Prodromal labor is an experience of contractions that seem to be the start of labor. These contractions start, go on for a while, then suddenly stop completely. The “labor” stops progressing at this point. This phenomenon is also (inaccurately) known as “false labor.”
Prodromal labor is part of your body preparing to give birth, but can occur when it’s not quite time yet to go into full-blown labor.
Often times you may hear women saying that they have been experiencing “false labor.”
Likely what they are experiencing is prodromal labor.
Women may experience Braxton Hicks contractions through pregnancy. A Braxton Hicks contraction is where the uterine muscle tightens up and doesn’t really cause any pain, just pressure.
Prodromal labor is sort of in the middle of a Braxton Hicks contraction and full blown labor; the uterus contracts however, nothing really progresses or gets stronger.
What throws women off with prodromal labor is that it can actually be consistent and pretty strong, making women think that they are in labor. This is your body preparing to give birth but not quite being ready.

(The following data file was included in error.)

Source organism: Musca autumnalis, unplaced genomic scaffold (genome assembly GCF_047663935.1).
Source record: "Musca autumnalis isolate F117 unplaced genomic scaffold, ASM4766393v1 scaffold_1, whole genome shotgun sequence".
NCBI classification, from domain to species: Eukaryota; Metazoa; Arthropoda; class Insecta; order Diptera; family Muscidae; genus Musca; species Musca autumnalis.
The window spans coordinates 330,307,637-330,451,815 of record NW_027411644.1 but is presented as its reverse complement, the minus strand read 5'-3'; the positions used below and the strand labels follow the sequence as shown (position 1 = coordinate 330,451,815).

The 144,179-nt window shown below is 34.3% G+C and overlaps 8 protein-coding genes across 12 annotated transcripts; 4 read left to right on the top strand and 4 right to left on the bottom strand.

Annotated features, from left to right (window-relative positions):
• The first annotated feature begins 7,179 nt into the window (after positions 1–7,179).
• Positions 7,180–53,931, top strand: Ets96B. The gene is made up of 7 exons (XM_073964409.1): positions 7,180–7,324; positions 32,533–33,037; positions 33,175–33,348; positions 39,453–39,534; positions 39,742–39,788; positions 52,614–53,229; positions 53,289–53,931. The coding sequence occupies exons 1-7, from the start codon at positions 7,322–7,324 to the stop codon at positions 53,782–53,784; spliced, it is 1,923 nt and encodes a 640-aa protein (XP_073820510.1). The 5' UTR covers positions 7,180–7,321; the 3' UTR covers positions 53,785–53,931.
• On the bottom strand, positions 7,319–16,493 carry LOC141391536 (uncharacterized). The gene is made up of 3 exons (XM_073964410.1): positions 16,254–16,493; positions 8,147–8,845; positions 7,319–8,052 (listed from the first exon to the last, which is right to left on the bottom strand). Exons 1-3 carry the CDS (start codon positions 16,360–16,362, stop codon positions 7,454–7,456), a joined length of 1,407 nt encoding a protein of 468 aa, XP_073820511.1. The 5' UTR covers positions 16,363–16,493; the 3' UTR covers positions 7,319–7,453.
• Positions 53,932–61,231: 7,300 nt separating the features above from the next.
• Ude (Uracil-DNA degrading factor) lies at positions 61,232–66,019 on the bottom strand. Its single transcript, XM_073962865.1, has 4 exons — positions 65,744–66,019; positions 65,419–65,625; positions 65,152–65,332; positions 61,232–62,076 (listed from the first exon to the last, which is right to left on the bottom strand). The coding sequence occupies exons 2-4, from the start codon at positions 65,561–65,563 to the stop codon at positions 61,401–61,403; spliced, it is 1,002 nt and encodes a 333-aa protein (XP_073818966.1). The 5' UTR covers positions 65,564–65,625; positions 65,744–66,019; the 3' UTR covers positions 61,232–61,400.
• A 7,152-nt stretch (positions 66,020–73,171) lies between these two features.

Signs of Prodromal Labor vs. Full-blown Labor:
- Prodromal Labor: Consistent contractions that may be strong but don’t really progress in intensity or continue to get closer together. Contractions that continue; however, do not cause progress in the cervix.
- Full-blown Labor: Consistent contractions that progress with intensity and get closer and longer. Contractions that continue to pick up and cause change in the cervix.
What Can I Do if I’m Having Prodromal Labor?
Prodromal labor can often start in the wee hours when the mother is sleeping.
This can get very frustrating, because often times, the mom will be up all night having contractions and then, come morning, it stops and doesn’t come back.
If this happens to you, the best thing you can do is try the hardest to rest, but there are also some other things you can do to try and help.
- Take a bath (add some Epsom salt, 1-2 cups per bath).
- Change positions.
- See a chiropractor.
- Drink plenty of water and eat nutritious food.
- Some midwives and providers may suggest getting cramp bark. Cramp bark is often taken when women are experiencing period cramps to relieve pain and can work wonders to ease prodromal labor discomfort (always be sure to check with your medical provider before starting any supplements).
Sometimes, when Prodromal labor is happening, it can be a sign that the baby is not in an optimal position, so check out spinningbabies.com or ask your doula or provider how to help get baby in a good spot.
Issues like scar tissue on the cervix can also protract the labor process.
Be patient. It can be hard to do when you have contractions on a nightly basis that never seem to go anywhere, but YOU CAN DO IT!
Hang in there, mama! Labor will happen and your body is preparing along with your baby.
Check out episode 49 of our podcast where Jessica experiences prodromal labor for two weeks before her baby was born!
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